Sunday, December 13, 2015

Krampus, Trumbo, Macbeth, Victor Frankenstein

Dir. Michael Dougherty
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When today's kids are "naughty" before Christmas, all they're afraid of is getting coal in their stocking instead of a Nintendo 3DS. But in some European countries, children are afraid that a horned demon will visit their home and punish them accordingly. Krampus is an old folkloric beast from Austria that is sort of Santa's evil twin, and surprisingly, it's taken this long for a movie to exploit this concept. Taking a cue from other holiday horror movies like Gremlins, Michael Dougherty (Trick r Treat) has crafted a tongue-in-cheek, Tales from the Crypt-like story set around a family under siege by Krampus and his evil minions, in the form of demonic toys. The movie is surprisingly well made; the creatures are legitimately terrifying (using mostly practical special effects, hallelujah), the sound design is creepy, and its comedy/horror tone is pretty spot on. However, when it came to the story of the family, and the cliched ending, Krampus was a bit disappointing. It's a fun, alternative Christmas movie if you're sick of seeing It's a Wonderful Life for the umpteenth time, but it doesn't have the same staying power as Gremlins for sure.

Saturday, December 5, 2015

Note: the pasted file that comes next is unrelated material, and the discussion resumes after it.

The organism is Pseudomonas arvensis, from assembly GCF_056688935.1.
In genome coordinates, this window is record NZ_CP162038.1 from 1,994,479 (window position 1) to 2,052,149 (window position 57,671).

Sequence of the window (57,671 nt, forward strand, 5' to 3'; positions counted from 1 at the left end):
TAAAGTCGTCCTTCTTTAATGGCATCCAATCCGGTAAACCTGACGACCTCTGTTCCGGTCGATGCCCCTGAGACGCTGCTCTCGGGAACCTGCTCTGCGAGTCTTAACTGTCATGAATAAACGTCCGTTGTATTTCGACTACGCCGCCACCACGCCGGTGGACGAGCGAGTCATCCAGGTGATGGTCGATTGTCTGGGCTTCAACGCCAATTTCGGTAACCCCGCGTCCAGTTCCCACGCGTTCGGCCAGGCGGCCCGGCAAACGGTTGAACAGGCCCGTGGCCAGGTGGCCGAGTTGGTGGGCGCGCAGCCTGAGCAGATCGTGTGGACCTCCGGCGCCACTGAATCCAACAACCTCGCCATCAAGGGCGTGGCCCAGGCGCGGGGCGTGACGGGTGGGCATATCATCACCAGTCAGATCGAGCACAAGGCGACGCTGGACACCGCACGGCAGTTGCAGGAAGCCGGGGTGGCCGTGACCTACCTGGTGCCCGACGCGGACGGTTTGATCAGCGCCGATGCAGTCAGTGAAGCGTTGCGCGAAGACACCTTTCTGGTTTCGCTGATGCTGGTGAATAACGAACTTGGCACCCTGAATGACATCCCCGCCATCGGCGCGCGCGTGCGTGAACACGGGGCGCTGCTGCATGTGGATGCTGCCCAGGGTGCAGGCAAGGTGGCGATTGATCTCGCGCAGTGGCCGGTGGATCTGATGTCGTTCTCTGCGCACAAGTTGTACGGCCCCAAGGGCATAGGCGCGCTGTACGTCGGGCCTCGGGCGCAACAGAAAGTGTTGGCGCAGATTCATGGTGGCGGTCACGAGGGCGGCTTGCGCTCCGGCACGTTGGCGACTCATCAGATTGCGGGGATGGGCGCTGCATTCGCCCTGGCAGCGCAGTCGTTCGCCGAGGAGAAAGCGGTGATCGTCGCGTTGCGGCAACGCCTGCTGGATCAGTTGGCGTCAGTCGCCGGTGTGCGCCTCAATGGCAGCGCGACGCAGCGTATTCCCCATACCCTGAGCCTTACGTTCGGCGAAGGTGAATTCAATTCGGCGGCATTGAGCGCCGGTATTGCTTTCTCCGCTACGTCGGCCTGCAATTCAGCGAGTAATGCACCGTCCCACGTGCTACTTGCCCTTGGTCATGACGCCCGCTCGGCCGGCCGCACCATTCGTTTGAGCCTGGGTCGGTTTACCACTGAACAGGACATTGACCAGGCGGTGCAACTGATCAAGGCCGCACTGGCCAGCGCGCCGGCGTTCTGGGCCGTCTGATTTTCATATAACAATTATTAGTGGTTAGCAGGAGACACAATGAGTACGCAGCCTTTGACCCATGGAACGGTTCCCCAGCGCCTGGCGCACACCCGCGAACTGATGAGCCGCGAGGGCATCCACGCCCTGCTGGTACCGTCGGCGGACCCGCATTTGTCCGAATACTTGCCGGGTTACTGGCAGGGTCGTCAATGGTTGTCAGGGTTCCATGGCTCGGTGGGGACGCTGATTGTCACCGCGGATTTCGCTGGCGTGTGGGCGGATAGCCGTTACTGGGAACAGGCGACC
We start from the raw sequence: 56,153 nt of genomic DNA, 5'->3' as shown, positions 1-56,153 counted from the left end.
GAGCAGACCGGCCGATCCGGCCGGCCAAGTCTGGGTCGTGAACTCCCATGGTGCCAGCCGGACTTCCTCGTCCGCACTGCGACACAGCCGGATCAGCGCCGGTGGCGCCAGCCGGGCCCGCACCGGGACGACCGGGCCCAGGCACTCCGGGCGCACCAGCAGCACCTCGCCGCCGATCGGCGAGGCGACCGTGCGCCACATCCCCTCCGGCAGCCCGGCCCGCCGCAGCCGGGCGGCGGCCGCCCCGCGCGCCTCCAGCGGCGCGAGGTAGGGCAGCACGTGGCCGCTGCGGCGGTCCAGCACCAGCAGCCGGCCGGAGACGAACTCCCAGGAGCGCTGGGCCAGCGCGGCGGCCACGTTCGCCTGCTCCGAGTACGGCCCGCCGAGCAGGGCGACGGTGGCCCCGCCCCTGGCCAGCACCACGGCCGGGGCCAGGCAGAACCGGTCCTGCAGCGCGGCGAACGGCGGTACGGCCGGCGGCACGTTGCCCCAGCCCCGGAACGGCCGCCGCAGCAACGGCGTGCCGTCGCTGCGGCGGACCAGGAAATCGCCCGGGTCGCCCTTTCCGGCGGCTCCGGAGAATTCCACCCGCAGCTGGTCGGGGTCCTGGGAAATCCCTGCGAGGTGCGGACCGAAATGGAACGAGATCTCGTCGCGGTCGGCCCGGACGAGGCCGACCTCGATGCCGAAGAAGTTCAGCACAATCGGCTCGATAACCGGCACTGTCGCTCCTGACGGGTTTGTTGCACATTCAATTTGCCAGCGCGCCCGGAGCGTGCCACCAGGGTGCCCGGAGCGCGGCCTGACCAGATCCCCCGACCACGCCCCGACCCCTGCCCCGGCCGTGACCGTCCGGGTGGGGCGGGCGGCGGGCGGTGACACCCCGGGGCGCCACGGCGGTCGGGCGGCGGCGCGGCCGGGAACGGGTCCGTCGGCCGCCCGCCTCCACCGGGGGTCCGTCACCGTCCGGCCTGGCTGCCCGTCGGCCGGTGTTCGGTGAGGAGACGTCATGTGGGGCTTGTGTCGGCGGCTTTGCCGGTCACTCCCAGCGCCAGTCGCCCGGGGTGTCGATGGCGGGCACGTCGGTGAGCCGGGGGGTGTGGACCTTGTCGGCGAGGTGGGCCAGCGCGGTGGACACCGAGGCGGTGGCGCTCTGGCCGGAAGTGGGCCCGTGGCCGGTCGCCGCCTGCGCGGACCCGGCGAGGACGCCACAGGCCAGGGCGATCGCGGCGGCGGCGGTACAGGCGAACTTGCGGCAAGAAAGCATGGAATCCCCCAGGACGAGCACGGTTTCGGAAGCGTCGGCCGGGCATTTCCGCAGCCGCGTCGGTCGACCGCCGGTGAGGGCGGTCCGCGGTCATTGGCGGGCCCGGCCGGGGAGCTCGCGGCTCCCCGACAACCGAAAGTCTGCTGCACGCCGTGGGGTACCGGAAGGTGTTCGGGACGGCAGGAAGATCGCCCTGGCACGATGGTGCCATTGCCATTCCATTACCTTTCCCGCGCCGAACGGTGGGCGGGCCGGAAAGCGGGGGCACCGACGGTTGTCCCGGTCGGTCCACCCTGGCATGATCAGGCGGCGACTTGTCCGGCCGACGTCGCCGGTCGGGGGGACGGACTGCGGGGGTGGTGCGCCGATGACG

Mockingjay Part 2, The Good Dinosaur, Creed, The 33 Reviews

The Hunger Games: Mockingjay, Part 2
Dir. Francis Lawrence
Watch Trailer

You'd think, with Lionsgate having split the final Hunger Games book into two films, that this final chapter would be a non-stop action thrill ride. You'd think. Unfortunately, Mockingjay Part 2 features almost just as much sitting around and doing nothing as Part 1, only with far less interesting tension brewing under the surface. While the entire cast is great (it's refreshing to see the female characters given most of the spotlight over their male counterparts), the set and costume design are top notch, and director Francis Lawrence definitely knows how to stage a CGI-filled action scene to make it feel grounded and real, I just can't get past the laboriously slow pacing of the film and the somewhat confused, contradictory plot.